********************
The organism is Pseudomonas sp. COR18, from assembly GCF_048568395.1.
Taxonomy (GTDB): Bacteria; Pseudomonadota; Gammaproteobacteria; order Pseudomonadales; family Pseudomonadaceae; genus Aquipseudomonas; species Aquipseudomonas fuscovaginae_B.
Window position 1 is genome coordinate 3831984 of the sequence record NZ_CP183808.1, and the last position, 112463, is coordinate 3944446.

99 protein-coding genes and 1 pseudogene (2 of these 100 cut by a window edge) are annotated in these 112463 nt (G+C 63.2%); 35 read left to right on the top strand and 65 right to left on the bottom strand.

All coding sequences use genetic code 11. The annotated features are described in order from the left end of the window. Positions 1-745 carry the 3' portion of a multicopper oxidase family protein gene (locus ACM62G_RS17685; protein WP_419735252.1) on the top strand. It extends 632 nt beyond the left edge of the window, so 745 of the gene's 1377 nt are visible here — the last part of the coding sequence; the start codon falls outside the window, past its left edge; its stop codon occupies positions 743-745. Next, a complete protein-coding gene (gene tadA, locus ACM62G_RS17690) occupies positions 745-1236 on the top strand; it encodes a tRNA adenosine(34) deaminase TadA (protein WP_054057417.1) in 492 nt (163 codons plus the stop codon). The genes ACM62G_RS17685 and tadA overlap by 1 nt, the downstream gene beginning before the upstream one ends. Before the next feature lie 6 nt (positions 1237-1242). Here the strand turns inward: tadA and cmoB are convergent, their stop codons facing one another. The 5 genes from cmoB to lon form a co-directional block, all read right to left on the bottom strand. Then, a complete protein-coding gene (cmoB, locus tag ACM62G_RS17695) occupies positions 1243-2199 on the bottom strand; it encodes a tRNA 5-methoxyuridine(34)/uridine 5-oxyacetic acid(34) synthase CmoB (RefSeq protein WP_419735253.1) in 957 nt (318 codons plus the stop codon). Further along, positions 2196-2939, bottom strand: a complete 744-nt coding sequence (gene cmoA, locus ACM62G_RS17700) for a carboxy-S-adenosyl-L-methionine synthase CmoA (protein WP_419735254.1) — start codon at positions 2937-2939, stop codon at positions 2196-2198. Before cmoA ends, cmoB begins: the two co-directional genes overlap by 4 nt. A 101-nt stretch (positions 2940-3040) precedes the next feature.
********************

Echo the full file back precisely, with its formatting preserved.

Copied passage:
The organism is Pseudomonas sp. COR18, from assembly GCF_048568395.1.
Taxonomy (GTDB): Bacteria; Pseudomonadota; Gammaproteobacteria; order Pseudomonadales; family Pseudomonadaceae; genus Aquipseudomonas; species Aquipseudomonas fuscovaginae_B.
Window position 1 is genome coordinate 3831984 of the sequence record NZ_CP183808.1, and the last position, 112463, is coordinate 3944446.

99 protein-coding genes and 1 pseudogene (2 of these 100 cut by a window edge) are annotated in these 112463 nt (G+C 63.2%); 35 read left to right on the top strand and 65 right to left on the bottom strand.

All coding sequences use genetic code 11. The annotated features are described in order from the left end of the window. Positions 1-745 carry the 3' portion of a multicopper oxidase family protein gene (locus ACM62G_RS17685; protein WP_419735252.1) on the top strand. It extends 632 nt beyond the left edge of the window, so 745 of the gene's 1377 nt are visible here — the last part of the coding sequence; the start codon falls outside the window, past its left edge; its stop codon occupies positions 743-745. Next, a complete protein-coding gene (gene tadA, locus ACM62G_RS17690) occupies positions 745-1236 on the top strand; it encodes a tRNA adenosine(34) deaminase TadA (protein WP_054057417.1) in 492 nt (163 codons plus the stop codon). The genes ACM62G_RS17685 and tadA overlap by 1 nt, the downstream gene beginning before the upstream one ends. Before the next feature lie 6 nt (positions 1237-1242). Here the strand turns inward: tadA and cmoB are convergent, their stop codons facing one another. The 5 genes from cmoB to lon form a co-directional block, all read right to left on the bottom strand. Then, a complete protein-coding gene (cmoB, locus tag ACM62G_RS17695) occupies positions 1243-2199 on the bottom strand; it encodes a tRNA 5-methoxyuridine(34)/uridine 5-oxyacetic acid(34) synthase CmoB (RefSeq protein WP_419735253.1) in 957 nt (318 codons plus the stop codon). Further along, positions 2196-2939, bottom strand: a complete 744-nt coding sequence (gene cmoA, locus ACM62G_RS17700) for a carboxy-S-adenosyl-L-methionine synthase CmoA (protein WP_419735254.1) — start codon at positions 2937-2939, stop codon at positions 2196-2198. Before cmoA ends, cmoB begins: the two co-directional genes overlap by 4 nt. A 101-nt stretch (positions 2940-3040) precedes the next feature.